Raising kids is hard labor. It is extremely gratifying, but yet difficult. When Raising Dion was released in 2019, it took this notion and added a dash of superhero drama and mystery to create a really entertaining comedy.
In the oversaturated superhero genre, it seemed novel to focus on a suburban family, with mother Nicole grappling with her son’s skills. This coming-of-age story felt new, in part because of 7-year-old Dion and his devoted mother, but it also left a lot of room for a second season to develop.
In 2022, Raising Dion is a drastically different show, and not in a positive way. This sequel has lost sight of what made the original so attractive compared to its 2019 predecessor. Two years have passed since the battle with the Crooked Man. Pat being absent, Dion has snuck out to engage in heroic pranks while learning to regulate his abilities at BIONA, the local hub for Powered individuals.
Unfortunately, Crooked Energy is not yet finished with the little kid, and it finds Brayden Mills as a new host. Destined for Atlanta, he prepares for a major confrontation with our protagonist, where things quickly deteriorate. With sinkholes appearing across the globe, a weird virus, and additional interpersonal conflict to boot, season 2 escalates the stakes for everyone while simultaneously losing sight of Dion and Nicole’s mother-son connection.
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Throughout most of the season, Nicole is infatuated with Tevin, Dion’s new trainer. This suave and attractive man finds up in a will they or won’t they relationship with Nicole, which drains all the excitement from the superhero drama. Why? Well, Dion and Nicole never undergo much development in this episode. There are a few disagreements and a few pleasant moments between them, but they feel nullified and, in the worst cases, fabricated by the consequences imposed upon them.
There are a couple of wonderful moments in this episode, including a tearful video message left by Nicole in episode 7. The finale also demonstrates some growth, but without the necessary stages, it feels unearned.
The genuine conflict between Dion and Brayden is where the majority of the show’s success lies. There is a pretty lovely ebb and flow between these two, however, Dion takes way too long to grasp that Brayden is nasty and manipulative. While that in and of itself would be OK, you would think Pat would have learned his lesson following what transpired last season.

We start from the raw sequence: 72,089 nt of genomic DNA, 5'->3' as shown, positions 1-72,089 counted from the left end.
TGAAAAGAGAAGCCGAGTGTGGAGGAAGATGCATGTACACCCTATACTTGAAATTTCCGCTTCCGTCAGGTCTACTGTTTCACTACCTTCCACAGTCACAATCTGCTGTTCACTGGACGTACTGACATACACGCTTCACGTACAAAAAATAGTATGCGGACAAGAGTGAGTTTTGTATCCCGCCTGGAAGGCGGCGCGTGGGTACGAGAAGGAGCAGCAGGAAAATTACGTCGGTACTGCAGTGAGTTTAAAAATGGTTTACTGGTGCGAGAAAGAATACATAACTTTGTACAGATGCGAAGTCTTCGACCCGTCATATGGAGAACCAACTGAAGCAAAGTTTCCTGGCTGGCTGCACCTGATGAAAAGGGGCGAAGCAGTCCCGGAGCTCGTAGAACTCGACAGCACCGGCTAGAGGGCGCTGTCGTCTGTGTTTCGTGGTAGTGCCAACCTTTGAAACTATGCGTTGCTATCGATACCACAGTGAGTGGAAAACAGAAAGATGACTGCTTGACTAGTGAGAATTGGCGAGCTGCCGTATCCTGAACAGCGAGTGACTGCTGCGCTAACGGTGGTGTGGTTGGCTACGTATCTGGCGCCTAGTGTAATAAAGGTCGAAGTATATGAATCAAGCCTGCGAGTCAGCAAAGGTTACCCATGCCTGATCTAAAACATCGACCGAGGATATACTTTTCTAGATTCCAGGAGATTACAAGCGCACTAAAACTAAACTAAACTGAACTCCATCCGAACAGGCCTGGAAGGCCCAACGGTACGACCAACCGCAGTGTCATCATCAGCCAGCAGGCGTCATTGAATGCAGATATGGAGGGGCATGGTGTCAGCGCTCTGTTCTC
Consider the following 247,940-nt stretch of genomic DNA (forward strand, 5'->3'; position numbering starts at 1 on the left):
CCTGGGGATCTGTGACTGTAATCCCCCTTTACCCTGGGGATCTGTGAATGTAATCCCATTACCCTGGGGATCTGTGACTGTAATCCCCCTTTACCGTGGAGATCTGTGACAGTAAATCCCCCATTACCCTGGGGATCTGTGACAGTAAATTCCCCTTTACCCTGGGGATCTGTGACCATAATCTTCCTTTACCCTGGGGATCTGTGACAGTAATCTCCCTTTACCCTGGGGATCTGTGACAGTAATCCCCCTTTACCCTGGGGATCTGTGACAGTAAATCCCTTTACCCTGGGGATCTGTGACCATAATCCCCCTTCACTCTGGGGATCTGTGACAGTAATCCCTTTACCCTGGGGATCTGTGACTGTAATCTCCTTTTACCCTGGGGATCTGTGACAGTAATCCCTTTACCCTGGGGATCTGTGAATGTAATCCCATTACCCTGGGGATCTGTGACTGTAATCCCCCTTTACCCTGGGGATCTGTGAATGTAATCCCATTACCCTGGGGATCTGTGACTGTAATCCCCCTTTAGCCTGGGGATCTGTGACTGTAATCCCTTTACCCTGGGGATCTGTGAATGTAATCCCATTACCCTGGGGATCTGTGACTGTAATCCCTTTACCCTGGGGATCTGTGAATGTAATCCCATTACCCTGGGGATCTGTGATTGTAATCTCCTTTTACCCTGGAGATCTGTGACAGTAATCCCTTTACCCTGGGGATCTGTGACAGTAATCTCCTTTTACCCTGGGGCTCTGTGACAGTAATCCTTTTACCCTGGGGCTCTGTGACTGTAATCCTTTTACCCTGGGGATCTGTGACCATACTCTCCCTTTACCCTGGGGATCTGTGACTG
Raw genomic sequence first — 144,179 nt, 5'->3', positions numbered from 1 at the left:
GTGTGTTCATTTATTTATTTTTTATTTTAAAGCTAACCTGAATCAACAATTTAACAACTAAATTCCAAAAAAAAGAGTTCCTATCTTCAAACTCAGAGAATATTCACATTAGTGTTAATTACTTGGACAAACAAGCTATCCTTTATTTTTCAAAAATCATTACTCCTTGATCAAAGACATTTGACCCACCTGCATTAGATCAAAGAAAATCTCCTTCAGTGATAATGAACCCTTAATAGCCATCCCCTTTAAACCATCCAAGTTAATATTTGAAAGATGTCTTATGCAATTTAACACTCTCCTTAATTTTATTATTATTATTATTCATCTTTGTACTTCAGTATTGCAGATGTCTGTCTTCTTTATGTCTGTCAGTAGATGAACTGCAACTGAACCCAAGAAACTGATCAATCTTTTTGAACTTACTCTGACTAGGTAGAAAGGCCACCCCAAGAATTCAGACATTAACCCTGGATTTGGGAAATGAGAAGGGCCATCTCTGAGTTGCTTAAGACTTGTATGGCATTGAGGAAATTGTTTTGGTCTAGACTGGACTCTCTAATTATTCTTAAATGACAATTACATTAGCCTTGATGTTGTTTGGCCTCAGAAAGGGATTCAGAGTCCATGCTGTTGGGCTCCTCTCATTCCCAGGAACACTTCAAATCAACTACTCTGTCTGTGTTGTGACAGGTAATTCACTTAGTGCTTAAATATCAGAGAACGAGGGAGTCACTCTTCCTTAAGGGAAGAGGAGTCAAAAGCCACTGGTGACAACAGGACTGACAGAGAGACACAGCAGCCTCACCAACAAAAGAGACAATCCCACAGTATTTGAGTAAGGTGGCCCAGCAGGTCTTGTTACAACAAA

The remainder of the series merely descends into mediocrity. Esperanza has an entire subplot around her singing, whilst Jonathan has a few redeeming moments with “Triangle of Justice” but is relegated to the background for the most part. New characters such as Janelle and her mother, Simone, are entirely underutilized, as is an unwarranted romance between Janelle and fellow Powered youngster Fernando, which receives only five minutes of screen time.
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While it may appear that I am being unduly critical, it is only because I thoroughly enjoyed season 1. These eight episodes focus less on Dion’s upbringing and more on creating hell. The increased stakes and drama feel excessive and rely far too heavily on cliched superhero tropes we’ve seen a million times.
Unfortunately, the connection between Dion and Nicole, which is arguably the most significant aspect of the second season, fails to live up to expectations. This sequel lacks the necessary special components to take flight.
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Does Raising Dion Have a Third Season Planned?
The superhero drama will not return to the streaming service for a third season. Netflix has some bad news for lovers of Raising Dion. EW has learned that the streaming service has canceled the superhero drama produced by Michael B. Jordan after two seasons.
is Raising Dion Worthwhile to Watch?
This show is just “okay”; I watched the first three episodes because I enjoy Alisha Wainwright, but the child’s acting in “Dion” was the worst I’ve ever seen, and I’m amazed no one else has noted it; he overacted and was quite annoying, and yes, I do like children.